Archive for the ‘startups’ tag
I firmly believe that a person will have at most one truly great idea in a year. People who expose themselves to a wide range of information and experiences will probably be closer to 1 and people that don’t.. well, they’ll be closer to 0. But how much are these “great” ideas really worth?
I argue that ideas, even the best of them (assuming the greatness of an idea is actually measurable), are worth essentially nothing. Ideas may in fact lead to invention or innovation, but the idea in and of itself is simply a starting point. The value is in the execution that comes after that starting point. And the reality is that startups — whether a high-tech venture or a restaurant — fail because they fail to execute in one way or another. Furthermore, startups that are successful are very often, at best, tangentially related to the original t=0 idea. All this is not to say that there aren’t ideas that are better than others, but smart execution is easily an order of magnitude more important.
What is interesting is that empirical research shows that there is definitely an idea premium when startup founders allocate founder equity amongst themselves. In other words, the person with the idea often receives a bit more equity than the other founding team members. Moreover, that idea person is the CEO of the startup 56% of the time, but CTO only 12% of the time. One might quickly conclude from this that the market does value ideas. My hunch, however, is that because the idea person was, by definition, the first to start developing the idea and building the team, he has often put in the most sweat equity and the extra equity is not compensation for the idea itself.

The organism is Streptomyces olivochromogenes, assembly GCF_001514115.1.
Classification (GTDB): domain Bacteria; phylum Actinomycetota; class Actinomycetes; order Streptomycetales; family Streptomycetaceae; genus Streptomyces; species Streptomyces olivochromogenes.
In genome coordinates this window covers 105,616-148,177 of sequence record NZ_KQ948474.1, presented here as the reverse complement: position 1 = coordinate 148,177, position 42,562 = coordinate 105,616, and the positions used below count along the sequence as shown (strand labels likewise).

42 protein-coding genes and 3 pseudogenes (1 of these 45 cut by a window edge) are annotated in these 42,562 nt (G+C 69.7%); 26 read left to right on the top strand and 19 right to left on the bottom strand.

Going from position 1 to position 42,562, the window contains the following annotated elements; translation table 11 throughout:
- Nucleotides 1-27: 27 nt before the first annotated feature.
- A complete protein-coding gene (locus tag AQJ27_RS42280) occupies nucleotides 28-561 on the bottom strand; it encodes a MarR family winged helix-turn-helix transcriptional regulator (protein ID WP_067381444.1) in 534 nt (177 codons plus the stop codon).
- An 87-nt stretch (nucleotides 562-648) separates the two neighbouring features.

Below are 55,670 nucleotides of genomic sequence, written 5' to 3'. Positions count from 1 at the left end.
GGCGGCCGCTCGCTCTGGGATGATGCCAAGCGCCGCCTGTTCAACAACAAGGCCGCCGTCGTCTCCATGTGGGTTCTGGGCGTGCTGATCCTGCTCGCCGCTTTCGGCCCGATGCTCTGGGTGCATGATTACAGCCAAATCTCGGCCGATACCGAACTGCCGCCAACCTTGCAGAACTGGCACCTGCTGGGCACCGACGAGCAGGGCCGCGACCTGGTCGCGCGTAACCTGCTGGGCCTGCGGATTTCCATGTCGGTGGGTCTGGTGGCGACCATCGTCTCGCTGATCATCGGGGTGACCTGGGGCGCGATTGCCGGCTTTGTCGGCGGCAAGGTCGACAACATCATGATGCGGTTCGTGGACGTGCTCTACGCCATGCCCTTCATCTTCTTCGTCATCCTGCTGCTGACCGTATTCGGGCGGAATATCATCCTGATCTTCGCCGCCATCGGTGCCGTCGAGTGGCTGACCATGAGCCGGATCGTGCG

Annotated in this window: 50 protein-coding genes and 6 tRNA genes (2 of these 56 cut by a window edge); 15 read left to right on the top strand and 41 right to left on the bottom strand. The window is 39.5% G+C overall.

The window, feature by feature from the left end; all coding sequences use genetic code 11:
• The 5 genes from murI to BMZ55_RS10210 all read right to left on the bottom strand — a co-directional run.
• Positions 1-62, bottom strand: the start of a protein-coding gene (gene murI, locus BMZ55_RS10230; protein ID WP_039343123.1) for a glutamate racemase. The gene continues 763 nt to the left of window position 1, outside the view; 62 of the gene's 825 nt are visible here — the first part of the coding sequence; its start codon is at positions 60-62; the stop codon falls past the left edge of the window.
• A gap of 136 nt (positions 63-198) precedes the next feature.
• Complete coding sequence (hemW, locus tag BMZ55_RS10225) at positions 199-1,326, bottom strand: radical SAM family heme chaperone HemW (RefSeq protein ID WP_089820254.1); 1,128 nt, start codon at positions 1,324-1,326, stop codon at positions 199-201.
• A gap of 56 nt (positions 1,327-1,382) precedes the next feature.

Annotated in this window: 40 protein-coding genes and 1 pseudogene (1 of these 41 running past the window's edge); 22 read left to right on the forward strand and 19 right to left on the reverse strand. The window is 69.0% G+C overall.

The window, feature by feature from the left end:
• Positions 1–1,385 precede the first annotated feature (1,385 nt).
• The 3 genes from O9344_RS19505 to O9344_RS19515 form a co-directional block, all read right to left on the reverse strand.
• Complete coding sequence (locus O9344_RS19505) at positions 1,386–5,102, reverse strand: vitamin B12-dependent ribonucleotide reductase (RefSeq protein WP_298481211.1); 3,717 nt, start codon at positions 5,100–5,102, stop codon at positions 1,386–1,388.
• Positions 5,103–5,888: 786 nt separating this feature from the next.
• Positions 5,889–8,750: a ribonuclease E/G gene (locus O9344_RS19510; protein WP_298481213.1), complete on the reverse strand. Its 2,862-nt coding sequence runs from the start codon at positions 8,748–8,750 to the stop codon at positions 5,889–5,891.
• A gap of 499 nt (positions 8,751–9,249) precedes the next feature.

So am I arguing then that that one great idea you have each year should just be quickly dismissed as having no value? No, absolutely not! The ideas that I have actually pursued are those that keep nagging me. But the thing to remember is that even if you vet the idea and it still has you excited, remember again though that it is the execution that will actually make your idea worth even $1. If execution is all that matters, the important question then is: what does the right team look like to execute on the idea and would you belong on that team?